Katalog GES



Partners' educational pairings, work divisions, and fertility: Evidence from Germany

1st Person: Nitsche, Natalie
Type of Publication: Paper
Language: English
Published: Austrian Academy of Sciences (ÖAW), Vienna Institute of Demography (VID) 2017
Series: Vienna Institute of Demography Working Papers
Online: http://hdl.handle.net/10419/184847
id
oai_econstor.eu_10419-184847
recordtype
econstor
institution
MPG
collection
ECONSTOR
title
Partners' educational pairings, work divisions, and fertility: Evidence from Germany
spellingShingle
Partners' educational pairings, work divisions, and fertility: Evidence from Germany
Nitsche, Natalie
Vienna Institute of Demography Working Papers
title_short
Partners' educational pairings, work divisions, and fertility: Evidence from Germany
title_full
Partners' educational pairings, work divisions, and fertility: Evidence from Germany
title_fullStr
Partners' educational pairings, work divisions, and fertility: Evidence from Germany
title_full_unstemmed
Partners' educational pairings, work divisions, and fertility: Evidence from Germany
title_sort
Partners' educational pairings, work divisions, and fertility: Evidence from Germany
format
electronic Article
format_phy_str_mv
Paper
publisher
Austrian Academy of Sciences (ÖAW), Vienna Institute of Demography (VID)
publishDate
2017
language
English
author
Nitsche, Natalie
description
The relationship between education and fertility among individuals systematically varies by the education of the partner, according to previous research. For example, couples with two highly educated partners seem to have an accelerated transition to second births, compared to couples with one highly educated partner only, at least in some countries. However, little is known about the underlying mechanisms which may drive this phenomenon. Bringing together the literature on the education-fertility nexus and on associations between men's involvement with domestic work and fertility, this study investigates the role of gendered domestic work divisions for the educational pairing-fertility relationship in couples. Using data from the German Socio-Economic Panel, cox regression, and a cohort approach, findings confirm educational pairing effects; hypergamous couples have higher first birth rates in the birth cohorts 1950-1965 and 1966-75, while highly educated homogamous couples display the highest second birth rates in all examined birth cohorts (1950-65, 1966-75, 1976-85). While educational pairing effects for first births are largely mediated by paid and unpaid work divisions, this is not the case for second births. Here, positive effects of increases in his time spent with housework are independent of the educational pairing effect, warranting future exploration into additional mechanisms.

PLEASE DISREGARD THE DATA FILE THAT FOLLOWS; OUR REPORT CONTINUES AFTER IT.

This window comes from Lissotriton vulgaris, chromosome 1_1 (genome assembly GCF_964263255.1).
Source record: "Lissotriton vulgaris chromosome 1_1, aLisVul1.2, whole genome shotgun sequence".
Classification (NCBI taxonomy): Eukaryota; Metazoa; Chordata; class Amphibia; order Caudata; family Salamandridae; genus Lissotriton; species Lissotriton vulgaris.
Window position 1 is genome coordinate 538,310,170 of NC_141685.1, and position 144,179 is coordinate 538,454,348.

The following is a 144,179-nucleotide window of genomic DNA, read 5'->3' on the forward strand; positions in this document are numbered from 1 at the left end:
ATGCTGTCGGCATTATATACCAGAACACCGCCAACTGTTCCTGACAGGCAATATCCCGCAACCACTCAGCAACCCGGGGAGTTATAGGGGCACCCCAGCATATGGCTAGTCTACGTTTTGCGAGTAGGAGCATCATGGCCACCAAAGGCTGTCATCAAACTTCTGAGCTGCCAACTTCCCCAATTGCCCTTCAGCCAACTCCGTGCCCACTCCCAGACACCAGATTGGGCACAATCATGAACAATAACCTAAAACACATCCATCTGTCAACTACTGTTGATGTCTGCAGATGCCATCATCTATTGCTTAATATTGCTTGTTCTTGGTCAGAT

url
http://hdl.handle.net/10419/184847
series
Vienna Institute of Demography Working Papers
seriesStr
Vienna Institute of Demography Working Papers
Vienna Institute of Demography Working Papers
series2
Vienna Institute of Demography Working Papers
series2_facet
Vienna Institute of Demography Working Papers
up_date
2019-03-21T03:50:11.424Z
_version_
1628585603611230211

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